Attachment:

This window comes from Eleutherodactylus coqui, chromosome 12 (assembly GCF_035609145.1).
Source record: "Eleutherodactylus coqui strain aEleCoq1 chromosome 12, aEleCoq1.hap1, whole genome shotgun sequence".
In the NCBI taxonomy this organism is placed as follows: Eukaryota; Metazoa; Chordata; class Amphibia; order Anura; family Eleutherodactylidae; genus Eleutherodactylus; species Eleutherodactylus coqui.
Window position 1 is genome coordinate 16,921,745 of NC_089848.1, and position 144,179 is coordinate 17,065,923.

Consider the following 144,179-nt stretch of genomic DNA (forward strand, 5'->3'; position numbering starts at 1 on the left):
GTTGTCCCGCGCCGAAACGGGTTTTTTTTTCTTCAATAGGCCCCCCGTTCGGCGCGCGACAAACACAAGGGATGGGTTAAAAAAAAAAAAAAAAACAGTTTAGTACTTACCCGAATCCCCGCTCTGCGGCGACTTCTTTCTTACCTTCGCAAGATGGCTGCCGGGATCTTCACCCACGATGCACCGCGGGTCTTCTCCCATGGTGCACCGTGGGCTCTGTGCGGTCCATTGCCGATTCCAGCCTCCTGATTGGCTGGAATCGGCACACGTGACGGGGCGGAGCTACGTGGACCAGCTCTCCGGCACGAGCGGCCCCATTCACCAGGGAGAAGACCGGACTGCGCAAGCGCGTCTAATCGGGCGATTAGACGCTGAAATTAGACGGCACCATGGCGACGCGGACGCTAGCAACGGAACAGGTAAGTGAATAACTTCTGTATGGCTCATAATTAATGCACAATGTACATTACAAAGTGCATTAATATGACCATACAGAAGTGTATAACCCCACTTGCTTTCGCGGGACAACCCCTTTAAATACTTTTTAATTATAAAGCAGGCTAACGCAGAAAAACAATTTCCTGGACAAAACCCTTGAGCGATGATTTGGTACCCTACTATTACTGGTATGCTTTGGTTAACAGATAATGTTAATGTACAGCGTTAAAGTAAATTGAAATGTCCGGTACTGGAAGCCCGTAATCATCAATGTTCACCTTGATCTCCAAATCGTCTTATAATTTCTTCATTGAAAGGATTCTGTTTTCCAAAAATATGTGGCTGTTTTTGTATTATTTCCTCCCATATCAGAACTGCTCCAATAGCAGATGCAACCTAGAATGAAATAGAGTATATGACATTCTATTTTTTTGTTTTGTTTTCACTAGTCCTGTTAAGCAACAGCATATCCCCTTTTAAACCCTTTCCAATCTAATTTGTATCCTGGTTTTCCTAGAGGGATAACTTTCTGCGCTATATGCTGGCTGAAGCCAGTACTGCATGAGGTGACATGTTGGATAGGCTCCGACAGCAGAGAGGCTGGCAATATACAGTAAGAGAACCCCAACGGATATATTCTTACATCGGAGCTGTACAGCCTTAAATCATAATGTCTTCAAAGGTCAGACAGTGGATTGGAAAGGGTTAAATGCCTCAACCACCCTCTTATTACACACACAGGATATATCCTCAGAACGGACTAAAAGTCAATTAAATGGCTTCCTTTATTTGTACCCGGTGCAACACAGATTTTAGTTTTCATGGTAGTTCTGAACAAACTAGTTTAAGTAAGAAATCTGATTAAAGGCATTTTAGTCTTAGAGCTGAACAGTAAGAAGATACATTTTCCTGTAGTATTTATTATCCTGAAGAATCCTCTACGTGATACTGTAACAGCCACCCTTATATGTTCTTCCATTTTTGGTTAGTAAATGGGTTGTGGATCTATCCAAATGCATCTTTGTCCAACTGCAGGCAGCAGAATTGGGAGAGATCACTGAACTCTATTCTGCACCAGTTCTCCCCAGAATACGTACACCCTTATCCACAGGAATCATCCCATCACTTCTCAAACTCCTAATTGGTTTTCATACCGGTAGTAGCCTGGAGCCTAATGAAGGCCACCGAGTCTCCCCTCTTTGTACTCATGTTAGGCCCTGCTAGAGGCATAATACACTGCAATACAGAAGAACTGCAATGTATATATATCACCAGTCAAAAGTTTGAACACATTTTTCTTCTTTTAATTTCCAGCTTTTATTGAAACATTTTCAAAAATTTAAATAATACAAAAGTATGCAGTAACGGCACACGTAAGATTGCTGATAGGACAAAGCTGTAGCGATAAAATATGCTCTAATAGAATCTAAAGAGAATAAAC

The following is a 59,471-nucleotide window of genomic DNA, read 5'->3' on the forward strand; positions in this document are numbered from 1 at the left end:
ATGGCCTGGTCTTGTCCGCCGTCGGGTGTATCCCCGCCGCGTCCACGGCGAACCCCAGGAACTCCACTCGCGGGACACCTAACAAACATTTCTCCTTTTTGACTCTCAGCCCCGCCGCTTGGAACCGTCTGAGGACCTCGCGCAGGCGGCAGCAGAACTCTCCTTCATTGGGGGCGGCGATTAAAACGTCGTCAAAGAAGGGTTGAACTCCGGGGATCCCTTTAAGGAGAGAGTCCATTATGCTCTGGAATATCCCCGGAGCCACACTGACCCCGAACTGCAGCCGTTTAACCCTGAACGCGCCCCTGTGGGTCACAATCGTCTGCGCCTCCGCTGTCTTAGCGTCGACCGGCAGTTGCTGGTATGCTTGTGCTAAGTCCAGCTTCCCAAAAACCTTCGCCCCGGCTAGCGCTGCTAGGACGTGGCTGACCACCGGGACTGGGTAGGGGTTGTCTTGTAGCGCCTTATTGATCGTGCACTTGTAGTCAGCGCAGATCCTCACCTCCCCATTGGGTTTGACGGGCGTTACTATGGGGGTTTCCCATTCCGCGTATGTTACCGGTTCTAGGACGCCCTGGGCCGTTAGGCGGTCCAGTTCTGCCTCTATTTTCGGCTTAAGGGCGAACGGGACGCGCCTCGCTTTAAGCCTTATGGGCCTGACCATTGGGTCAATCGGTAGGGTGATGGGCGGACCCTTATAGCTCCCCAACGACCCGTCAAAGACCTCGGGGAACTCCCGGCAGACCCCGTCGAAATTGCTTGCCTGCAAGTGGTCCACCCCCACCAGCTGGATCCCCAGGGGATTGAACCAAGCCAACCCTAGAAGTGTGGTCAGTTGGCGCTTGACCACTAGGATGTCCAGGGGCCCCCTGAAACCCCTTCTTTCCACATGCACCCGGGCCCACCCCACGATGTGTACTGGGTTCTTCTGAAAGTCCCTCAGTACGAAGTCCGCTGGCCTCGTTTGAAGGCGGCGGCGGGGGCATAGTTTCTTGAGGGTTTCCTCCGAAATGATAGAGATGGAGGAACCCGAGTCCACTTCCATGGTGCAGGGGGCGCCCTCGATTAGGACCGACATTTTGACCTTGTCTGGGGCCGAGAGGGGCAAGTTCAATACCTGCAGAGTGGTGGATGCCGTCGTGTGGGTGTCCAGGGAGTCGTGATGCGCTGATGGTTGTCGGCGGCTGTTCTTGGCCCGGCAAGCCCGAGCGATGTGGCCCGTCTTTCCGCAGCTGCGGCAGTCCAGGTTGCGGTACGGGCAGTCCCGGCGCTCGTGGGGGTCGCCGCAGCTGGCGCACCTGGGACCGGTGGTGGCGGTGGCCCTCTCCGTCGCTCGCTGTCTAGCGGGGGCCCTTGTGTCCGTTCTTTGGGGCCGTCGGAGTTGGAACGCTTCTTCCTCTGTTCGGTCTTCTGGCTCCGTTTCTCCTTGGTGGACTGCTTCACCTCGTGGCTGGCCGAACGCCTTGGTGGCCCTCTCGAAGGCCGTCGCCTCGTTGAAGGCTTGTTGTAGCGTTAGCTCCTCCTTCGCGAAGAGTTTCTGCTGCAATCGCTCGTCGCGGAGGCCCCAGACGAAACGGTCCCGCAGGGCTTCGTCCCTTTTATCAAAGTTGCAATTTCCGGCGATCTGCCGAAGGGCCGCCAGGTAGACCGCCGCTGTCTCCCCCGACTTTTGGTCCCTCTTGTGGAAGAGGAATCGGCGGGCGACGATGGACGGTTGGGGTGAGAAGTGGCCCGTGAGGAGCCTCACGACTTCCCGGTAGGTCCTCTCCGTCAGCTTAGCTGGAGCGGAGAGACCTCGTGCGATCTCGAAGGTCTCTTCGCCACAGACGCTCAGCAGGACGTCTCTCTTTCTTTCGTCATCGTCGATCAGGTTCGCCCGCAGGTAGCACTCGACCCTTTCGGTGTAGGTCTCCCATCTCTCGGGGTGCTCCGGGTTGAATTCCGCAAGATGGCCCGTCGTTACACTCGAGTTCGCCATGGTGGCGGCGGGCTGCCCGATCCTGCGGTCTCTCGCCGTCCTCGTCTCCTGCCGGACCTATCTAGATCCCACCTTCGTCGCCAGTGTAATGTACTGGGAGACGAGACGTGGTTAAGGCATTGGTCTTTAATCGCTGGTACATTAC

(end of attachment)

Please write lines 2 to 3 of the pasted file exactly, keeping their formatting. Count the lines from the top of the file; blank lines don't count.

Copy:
Source record: "Eleutherodactylus coqui strain aEleCoq1 chromosome 12, aEleCoq1.hap1, whole genome shotgun sequence".
In the NCBI taxonomy this organism is placed as follows: Eukaryota; Metazoa; Chordata; class Amphibia; order Anura; family Eleutherodactylidae; genus Eleutherodactylus; species Eleutherodactylus coqui.